Bruins Even Series with OT Win in Game 2
Out of the massive scrum came a bunch of expectant stares but no goal. Marian Hossa had pushed the pads of Bruins goalie Tuukka Rask, and the puck followed across the goal line, but upon further review the whistle or intent to whistle pre-empted everything that happened in the milliseconds after.
At the time, the Blackhawks were unleashing a fusillade of offensive chances in Game 2, a blitz of purposeful skating and shots at the end of it, essentially quintupling what the Bruins could muster. The erasure of a two-goal lead stung, but everyone figured there was more to come.
“We were doing the things we needed to do,” Hawks captain Jonathan Toews said. “That’s why we had that chance.”
There wasn’t more to come. At all. And as much as anything, the abundance of chances and the lack of anything to show for them precipitated a 2-1 overtime loss Saturday to the Bruins at the United Center and a Stanley Cup Final tied at one game apiece as the series heads to Boston.
It began in the first minute, actually. Hossa found Toews on the doorstep and the captain was tantalizingly close to a goal. It didn’t punch through. One eventually would, but the Hawks would emerge from the first period with a 19-4 shots advantage with just the one score. They’d still boast a double-digit edge when the Bruins finally broke through.
But that second goal never came, because they didn’t bury the shots and the Bruins when they had the chance.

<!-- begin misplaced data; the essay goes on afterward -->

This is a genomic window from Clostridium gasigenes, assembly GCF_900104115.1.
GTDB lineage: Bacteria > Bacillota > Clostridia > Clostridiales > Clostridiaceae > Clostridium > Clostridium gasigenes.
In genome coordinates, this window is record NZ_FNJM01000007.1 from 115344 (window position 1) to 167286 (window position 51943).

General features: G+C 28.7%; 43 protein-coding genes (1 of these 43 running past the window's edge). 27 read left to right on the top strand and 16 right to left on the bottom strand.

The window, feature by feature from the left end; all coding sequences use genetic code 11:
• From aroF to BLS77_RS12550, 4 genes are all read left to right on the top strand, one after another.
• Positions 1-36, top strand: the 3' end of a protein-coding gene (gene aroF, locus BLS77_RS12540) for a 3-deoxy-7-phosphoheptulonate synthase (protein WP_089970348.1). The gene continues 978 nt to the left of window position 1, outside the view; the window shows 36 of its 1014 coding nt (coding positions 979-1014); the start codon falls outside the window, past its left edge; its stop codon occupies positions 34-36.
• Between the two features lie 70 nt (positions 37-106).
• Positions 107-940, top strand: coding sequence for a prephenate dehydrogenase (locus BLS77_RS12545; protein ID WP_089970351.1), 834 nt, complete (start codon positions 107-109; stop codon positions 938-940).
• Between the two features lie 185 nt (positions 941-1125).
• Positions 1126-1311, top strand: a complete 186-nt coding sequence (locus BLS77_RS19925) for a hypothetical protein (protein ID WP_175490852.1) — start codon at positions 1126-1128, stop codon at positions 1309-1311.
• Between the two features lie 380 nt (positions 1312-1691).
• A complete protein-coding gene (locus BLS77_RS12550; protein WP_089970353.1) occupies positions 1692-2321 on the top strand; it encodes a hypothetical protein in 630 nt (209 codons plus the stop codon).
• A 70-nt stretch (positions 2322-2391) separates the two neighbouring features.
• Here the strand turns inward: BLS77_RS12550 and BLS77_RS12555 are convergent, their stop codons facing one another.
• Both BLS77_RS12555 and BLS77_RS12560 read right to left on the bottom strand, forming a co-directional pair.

“We were going to throw everything at the net and we were going to get those opportunities,” center Dave Bolland said. “When they don’t come, you do get that little bit of frustration. But things like that happen.”
They were creating early. Some Toews hustle near center ice led to a Nick Leddy wrister that Rask barely snagged, even before Patrick Sharp got the Hawks on the board in the first period.
Sharp, meanwhile, kept circling the net. He fired a screamer wide as he trailed a play late in the second period, then was stopped as he tried to push a rebound past, then stopped again as Michal Handzus fed him with a blind feed from in front of the crease.
Sharp had yet another chance off the rush early in the second period, finding some loose change just to the side of Rask and attempting to fling home a quick backhand that was snuffed. All of it was good, all of it was momentum-maintaining, but none of it resulted in a score, and that seemed to stifle the Hawks in the second half of the game.
“Maybe we left something out there,” coach Joel Quenneville said. “Had everything right in that first part of the game. Had some good looks, did what we were looking to do. But, hey, it’s a long game. We got to be better than that.”
When opportunities did come in regulation, they came and went.
Recently re-promoted top-line winger Brandon Saad charged in late in the second period to draw a tripping penalty and give the Hawks another man-advantage chance to jump back into the lead. That, along with the other two power-play chances, produced nothing again.
It all came back to that goal that wasn’t, really, emblematic of the Hawks doing everything with nothing to show for it.
“I mean, I thought the whistle was a little quick, but that’s the way it is,” Toews said. “It’s frustrating when those bounces don’t go your way, but it is what it is. You have to go back and try to do the same thing and find a way to score.”